O'Shea, you've gotten great reviews for this movie, which is a huge hit at the box office. This is also your first film. Has the reality of all of that sunk in? Are you ready to do whatever's next?

Jackson, Jr: It still hasn't fully sunk in, but I'm definitely focused on picking the next project. I'm in a unique opportunity, so I have to make sure that the next one gets just as much praise and I'm able to show my acting chops a little bit more. I'm still in a surreal moment with "Straight Outta Compton," though.

Cube, my 15-year-old son wasn't alive to hear this music when it came out, but he listens to it now. What do kids of his generation need to know about what happened in this moment in history and what NWA represented in a larger sense?

Cube: Some of the music can be a little harsh. We talk about the good, the bad and the ugly, and we're not always 100% positive, but we're always honest. So I think that's where it starts, and that's the appeal to everyone that's into this music — they love the fact that we're honest, and hopefully they'll understand that we were just some young kids from Compton and we were constructive with our frustrations.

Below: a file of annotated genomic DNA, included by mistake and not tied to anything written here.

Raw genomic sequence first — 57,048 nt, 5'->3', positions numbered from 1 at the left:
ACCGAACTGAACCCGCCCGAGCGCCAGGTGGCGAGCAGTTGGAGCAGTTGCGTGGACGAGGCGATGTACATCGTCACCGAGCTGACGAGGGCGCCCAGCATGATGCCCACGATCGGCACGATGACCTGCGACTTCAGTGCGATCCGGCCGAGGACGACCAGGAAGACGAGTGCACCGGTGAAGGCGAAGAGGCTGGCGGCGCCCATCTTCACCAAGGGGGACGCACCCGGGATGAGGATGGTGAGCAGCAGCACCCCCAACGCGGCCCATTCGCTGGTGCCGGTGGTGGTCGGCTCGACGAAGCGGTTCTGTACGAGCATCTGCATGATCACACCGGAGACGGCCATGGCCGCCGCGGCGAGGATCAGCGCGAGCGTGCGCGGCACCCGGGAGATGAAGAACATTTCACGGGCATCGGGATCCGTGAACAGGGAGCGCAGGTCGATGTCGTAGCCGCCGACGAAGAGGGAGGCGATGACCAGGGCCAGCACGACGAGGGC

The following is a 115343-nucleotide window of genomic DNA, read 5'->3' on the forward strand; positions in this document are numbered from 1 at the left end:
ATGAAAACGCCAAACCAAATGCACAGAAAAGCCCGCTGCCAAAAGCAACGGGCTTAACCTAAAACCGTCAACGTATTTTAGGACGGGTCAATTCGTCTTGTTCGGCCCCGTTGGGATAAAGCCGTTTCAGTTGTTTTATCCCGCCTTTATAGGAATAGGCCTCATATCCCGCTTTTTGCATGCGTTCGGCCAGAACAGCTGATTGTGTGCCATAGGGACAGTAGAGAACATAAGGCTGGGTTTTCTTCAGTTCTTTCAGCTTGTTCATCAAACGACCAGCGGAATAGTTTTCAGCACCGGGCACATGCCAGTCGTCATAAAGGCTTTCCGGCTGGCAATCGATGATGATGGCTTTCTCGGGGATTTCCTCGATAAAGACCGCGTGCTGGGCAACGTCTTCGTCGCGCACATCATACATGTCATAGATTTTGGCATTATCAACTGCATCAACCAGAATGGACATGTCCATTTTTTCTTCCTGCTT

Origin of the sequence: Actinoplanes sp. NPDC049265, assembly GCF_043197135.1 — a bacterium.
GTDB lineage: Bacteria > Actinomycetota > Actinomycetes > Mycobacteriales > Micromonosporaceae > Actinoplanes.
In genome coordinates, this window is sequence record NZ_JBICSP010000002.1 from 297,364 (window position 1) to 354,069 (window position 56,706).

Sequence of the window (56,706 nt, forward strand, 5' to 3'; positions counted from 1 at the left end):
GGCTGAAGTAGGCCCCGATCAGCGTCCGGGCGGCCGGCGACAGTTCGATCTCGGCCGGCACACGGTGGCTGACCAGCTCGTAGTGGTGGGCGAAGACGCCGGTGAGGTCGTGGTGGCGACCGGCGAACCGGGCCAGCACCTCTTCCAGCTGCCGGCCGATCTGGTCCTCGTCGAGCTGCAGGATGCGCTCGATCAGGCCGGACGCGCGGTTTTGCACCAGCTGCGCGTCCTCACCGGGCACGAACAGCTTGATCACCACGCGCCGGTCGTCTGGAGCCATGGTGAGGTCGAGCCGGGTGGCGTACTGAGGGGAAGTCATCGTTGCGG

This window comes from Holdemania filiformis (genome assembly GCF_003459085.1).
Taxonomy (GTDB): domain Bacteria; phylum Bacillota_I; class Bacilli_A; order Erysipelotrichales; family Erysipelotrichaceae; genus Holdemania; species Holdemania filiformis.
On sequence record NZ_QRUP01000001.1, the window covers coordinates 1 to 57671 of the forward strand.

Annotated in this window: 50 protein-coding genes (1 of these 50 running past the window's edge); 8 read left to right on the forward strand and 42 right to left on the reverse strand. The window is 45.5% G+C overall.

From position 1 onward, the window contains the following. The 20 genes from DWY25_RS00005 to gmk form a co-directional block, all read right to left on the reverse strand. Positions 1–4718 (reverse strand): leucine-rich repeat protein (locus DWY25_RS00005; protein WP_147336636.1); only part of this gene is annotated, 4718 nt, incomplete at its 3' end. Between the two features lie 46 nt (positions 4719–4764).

We just took a pen to a pad and we made art out of it. It's gotten us this far, and it's gotten a lot more attention than it would have if we had burned down a building or looted a store. So that's a lesson to the youth: when you don't like something, sometimes being creative is the best payback.



Get more stories like this

Delivered every Thursday, The Frame weekly email features the latest in Movies, music, TV, arts and entertainment.